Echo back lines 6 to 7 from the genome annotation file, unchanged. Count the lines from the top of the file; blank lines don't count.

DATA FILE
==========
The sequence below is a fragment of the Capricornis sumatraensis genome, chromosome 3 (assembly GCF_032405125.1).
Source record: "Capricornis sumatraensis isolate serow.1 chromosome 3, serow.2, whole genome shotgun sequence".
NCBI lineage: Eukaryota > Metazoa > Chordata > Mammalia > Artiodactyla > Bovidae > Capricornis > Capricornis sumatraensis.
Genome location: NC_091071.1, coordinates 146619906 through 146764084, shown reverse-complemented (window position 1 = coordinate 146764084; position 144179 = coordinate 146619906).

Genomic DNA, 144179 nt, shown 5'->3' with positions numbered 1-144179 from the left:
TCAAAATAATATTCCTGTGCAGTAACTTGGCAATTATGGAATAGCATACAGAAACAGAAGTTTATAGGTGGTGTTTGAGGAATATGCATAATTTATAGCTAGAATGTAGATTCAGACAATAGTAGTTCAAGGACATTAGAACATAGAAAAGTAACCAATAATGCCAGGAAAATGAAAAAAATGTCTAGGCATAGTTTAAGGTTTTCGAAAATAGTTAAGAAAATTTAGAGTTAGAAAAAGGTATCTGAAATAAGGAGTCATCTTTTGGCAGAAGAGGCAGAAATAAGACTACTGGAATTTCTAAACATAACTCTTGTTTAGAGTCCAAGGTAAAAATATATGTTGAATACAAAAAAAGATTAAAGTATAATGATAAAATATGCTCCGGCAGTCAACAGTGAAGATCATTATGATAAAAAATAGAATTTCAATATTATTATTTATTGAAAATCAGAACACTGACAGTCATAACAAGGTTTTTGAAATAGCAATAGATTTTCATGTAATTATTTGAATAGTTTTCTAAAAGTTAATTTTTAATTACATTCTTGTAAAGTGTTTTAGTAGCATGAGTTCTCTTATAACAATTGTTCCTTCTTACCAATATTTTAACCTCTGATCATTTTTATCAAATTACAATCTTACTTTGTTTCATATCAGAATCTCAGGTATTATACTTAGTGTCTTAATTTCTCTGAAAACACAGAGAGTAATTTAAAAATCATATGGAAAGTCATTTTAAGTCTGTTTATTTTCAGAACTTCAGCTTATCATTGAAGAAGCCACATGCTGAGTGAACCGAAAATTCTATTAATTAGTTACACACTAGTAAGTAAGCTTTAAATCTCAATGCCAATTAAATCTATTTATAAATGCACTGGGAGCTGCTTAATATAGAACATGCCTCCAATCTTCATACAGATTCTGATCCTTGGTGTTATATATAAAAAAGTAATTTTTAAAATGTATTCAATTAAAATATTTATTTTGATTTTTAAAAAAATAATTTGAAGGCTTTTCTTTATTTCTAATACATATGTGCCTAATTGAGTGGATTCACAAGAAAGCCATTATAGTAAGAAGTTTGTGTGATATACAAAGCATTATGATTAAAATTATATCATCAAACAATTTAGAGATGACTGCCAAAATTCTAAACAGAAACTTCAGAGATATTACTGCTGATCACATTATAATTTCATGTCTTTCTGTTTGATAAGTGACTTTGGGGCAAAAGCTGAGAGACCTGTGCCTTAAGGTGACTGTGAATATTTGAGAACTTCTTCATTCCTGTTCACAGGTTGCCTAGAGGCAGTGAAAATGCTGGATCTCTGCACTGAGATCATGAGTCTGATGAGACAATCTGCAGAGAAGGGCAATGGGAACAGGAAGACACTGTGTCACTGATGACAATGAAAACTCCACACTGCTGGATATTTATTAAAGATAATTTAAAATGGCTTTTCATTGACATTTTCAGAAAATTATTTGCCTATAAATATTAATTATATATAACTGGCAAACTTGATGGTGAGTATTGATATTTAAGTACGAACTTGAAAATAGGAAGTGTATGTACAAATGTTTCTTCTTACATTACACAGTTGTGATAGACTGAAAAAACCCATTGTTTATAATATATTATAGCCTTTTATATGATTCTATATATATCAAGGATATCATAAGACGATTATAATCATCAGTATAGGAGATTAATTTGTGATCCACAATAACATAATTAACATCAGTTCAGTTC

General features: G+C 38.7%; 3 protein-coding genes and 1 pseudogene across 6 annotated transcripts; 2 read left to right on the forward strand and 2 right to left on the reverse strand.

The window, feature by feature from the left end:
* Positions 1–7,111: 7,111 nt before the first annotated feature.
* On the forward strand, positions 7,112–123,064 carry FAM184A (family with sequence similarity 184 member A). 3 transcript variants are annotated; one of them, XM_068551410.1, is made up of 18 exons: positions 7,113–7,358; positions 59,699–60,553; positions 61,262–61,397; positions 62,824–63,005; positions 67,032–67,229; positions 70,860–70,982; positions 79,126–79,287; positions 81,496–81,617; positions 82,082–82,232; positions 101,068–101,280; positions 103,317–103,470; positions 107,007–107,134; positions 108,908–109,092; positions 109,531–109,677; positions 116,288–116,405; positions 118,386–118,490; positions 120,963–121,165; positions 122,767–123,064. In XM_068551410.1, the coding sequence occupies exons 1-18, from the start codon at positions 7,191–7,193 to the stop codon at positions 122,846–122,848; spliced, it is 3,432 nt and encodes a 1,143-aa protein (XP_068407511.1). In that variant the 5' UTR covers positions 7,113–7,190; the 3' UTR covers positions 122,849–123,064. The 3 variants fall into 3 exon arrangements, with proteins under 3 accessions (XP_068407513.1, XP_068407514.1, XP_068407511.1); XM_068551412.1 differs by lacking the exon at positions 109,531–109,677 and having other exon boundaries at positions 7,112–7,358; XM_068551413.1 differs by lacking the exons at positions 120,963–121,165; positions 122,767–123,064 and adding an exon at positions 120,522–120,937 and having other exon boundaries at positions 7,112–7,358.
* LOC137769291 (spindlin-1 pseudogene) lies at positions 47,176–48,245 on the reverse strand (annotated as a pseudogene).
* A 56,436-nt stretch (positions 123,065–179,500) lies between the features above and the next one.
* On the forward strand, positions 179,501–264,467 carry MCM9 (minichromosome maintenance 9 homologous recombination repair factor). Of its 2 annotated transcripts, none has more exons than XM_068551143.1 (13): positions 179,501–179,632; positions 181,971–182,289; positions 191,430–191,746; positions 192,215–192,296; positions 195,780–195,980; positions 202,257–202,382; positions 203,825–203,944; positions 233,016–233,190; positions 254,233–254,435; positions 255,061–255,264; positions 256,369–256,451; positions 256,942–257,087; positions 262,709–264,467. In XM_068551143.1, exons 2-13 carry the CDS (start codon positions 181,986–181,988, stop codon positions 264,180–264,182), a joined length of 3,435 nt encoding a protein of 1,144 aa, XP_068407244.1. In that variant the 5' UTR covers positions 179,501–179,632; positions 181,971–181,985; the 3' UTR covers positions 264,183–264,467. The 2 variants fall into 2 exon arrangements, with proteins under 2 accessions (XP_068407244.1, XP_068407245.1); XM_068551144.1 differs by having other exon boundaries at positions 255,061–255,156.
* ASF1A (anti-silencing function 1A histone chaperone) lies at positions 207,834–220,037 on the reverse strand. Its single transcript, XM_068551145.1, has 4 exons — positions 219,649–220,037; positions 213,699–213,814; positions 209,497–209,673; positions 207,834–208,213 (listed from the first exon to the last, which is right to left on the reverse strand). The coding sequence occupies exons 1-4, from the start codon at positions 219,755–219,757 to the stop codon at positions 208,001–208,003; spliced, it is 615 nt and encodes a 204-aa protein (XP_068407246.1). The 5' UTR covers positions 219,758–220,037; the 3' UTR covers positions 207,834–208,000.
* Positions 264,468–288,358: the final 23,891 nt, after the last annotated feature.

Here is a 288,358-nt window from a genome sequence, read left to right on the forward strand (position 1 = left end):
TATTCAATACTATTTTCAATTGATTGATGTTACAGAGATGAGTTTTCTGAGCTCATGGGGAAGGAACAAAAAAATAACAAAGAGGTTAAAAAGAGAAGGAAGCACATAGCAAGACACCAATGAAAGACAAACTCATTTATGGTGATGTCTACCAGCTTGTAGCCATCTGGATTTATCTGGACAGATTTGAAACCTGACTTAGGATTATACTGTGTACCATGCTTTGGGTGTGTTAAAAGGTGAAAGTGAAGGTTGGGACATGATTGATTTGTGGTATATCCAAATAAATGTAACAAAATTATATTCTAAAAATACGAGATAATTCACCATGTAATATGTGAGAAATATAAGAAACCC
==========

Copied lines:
TCAAAATAATATTCCTGTGCAGTAACTTGGCAATTATGGAATAGCATACAGAAACAGAAGTTTATAGGTGGTGTTTGAGGAATATGCATAATTTATAGCTAGAATGTAGATTCAGACAATAGTAGTTCAAGGACATTAGAACATAGAAAAGTAACCAATAATGCCAGGAAAATGAAAAAAATGTCTAGGCATAGTTTAAGGTTTTCGAAAATAGTTAAGAAAATTTAGAGTTAGAAAAAGGTATCTGAAATAAGGAGTCATCTTTTGGCAGAAGAGGCAGAAATAAGACTACTGGAATTTCTAAACATAACTCTTGTTTAGAGTCCAAGGTAAAAATATATGTTGAATACAAAAAAAGATTAAAGTATAATGATAAAATATGCTCCGGCAGTCAACAGTGAAGATCATTATGATAAAAAATAGAATTTCAATATTATTATTTATTGAAAATCAGAACACTGACAGTCATAACAAGGTTTTTGAAATAGCAATAGATTTTCATGTAATTATTTGAATAGTTTTCTAAAAGTTAATTTTTAATTACATTCTTGTAAAGTGTTTTAGTAGCATGAGTTCTCTTATAACAATTGTTCCTTCTTACCAATATTTTAACCTCTGATCATTTTTATCAAATTACAATCTTACTTTGTTTCATATCAGAATCTCAGGTATTATACTTAGTGTCTTAATTTCTCTGAAAACACAGAGAGTAATTTAAAAATCATATGGAAAGTCATTTTAAGTCTGTTTATTTTCAGAACTTCAGCTTATCATTGAAGAAGCCACATGCTGAGTGAACCGAAAATTCTATTAATTAGTTACACACTAGTAAGTAAGCTTTAAATCTCAATGCCAATTAAATCTATTTATAAATGCACTGGGAGCTGCTTAATATAGAACATGCCTCCAATCTTCATACAGATTCTGATCCTTGGTGTTATATATAAAAAAGTAATTTTTAAAATGTATTCAATTAAAATATTTATTTTGATTTTTAAAAAAATAATTTGAAGGCTTTTCTTTATTTCTAATACATATGTGCCTAATTGAGTGGATTCACAAGAAAGCCATTATAGTAAGAAGTTTGTGTGATATACAAAGCATTATGATTAAAATTATATCATCAAACAATTTAGAGATGACTGCCAAAATTCTAAACAGAAACTTCAGAGATATTACTGCTGATCACATTATAATTTCATGTCTTTCTGTTTGATAAGTGACTTTGGGGCAAAAGCTGAGAGACCTGTGCCTTAAGGTGACTGTGAATATTTGAGAACTTCTTCATTCCTGTTCACAGGTTGCCTAGAGGCAGTGAAAATGCTGGATCTCTGCACTGAGATCATGAGTCTGATGAGACAATCTGCAGAGAAGGGCAATGGGAACAGGAAGACACTGTGTCACTGATGACAATGAAAACTCCACACTGCTGGATATTTATTAAAGATAATTTAAAATGGCTTTTCATTGACATTTTCAGAAAATTATTTGCCTATAAATATTAATTATATATAACTGGCAAACTTGATGGTGAGTATTGATATTTAAGTACGAACTTGAAAATAGGAAGTGTATGTACAAATGTTTCTTCTTACATTACACAGTTGTGATAGACTGAAAAAACCCATTGTTTATAATATATTATAGCCTTTTATATGATTCTATATATATCAAGGATATCATAAGACGATTATAATCATCAGTATAGGAGATTAATTTGTGATCCACAATAACATAATTAACATCAGTTCAGTTC

General features: G+C 38.7%; 3 protein-coding genes and 1 pseudogene across 6 annotated transcripts; 2 read left to right on the forward strand and 2 right to left on the reverse strand.